Southern Front  – post depletions 


Northern Front – post depletions 

 

Northern front, despite the punishing onslaught of rolling barrages and destruction of the sections of trench and damaging of on table MGs and artillery the German lines hold – reversing history !

The Southern front offers little defender resistance – reversing this outcome also!

Squarebashing is a set of rules for recreating warfare in the early part of the twentieth century where the battle field was dominated by rifle and machine gun fire before the development of mobile armoured formations allowed for deep penetrations of the enemy front and disruption of army level formations. Dominated by fixed positions and artillery fire it is often seen as a dull period for gaming.

Squarebashing brings some dynamism to divisional level engagements where the tantalising prospect of a breakthrough is snatched away by the arrival of reserves or a defensive barrage. Much of the action is abstracted to a degree but the feel is right and most aspects of the era are well represented.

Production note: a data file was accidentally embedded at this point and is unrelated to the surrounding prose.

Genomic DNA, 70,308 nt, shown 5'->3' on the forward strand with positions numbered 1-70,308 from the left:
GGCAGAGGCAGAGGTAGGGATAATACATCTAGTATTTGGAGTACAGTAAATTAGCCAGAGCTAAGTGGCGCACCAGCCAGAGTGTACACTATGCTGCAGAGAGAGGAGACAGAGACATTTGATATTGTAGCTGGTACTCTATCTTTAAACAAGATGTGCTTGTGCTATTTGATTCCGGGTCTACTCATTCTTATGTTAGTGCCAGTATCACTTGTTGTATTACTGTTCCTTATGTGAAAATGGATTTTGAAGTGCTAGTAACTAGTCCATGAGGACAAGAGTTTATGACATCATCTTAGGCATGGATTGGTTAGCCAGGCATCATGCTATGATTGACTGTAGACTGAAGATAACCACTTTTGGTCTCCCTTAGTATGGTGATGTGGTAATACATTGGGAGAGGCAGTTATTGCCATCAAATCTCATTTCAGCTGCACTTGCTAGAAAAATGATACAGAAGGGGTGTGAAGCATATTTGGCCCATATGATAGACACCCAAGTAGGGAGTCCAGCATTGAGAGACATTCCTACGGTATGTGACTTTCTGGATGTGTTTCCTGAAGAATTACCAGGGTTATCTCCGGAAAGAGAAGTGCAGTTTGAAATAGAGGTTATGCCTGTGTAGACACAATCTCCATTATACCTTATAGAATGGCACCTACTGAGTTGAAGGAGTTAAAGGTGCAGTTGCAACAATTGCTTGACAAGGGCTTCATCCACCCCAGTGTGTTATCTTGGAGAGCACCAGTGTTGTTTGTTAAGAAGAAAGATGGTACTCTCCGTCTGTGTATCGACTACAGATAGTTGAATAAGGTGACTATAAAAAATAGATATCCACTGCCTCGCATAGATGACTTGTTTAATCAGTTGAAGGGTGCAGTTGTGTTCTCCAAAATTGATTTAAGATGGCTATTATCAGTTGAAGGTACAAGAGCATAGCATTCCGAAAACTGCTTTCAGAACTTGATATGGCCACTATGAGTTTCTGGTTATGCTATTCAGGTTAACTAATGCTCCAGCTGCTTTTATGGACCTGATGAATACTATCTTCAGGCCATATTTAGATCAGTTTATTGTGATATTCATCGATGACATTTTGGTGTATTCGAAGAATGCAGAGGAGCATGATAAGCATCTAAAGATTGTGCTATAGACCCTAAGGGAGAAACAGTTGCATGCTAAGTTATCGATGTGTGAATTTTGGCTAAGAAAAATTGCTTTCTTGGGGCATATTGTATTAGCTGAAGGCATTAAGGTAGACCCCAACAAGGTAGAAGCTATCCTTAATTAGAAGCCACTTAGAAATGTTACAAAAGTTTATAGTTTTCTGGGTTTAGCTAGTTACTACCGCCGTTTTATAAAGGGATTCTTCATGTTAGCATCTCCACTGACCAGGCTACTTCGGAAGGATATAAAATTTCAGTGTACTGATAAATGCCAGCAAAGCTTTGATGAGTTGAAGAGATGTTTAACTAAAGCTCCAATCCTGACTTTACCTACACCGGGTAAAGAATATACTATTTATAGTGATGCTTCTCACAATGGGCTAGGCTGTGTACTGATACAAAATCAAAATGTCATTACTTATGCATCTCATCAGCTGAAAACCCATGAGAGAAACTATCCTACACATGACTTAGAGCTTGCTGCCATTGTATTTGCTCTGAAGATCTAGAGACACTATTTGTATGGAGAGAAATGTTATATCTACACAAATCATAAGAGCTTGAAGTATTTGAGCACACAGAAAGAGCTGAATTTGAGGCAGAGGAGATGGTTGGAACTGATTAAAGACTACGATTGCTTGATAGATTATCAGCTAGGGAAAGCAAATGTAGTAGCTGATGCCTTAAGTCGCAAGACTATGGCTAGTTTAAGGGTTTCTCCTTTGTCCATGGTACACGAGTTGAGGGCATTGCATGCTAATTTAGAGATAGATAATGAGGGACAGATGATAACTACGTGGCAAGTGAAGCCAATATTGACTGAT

The system is designed for pick -up games on club nights where matched forces can be brought and varied terrain deployed. The pre -battle system of asset allocation brings narrative, historical flavour and variety to each game. Games can be fought to a conclusion on a club night in a satisfying manner and so all is well and a growing number of armies have been painted up and deployed at our club. The only problem I have is that I want all the armies in the army list book. Each army comes with its own assets and potential historical events which makes them even more attractive to an addict like myself.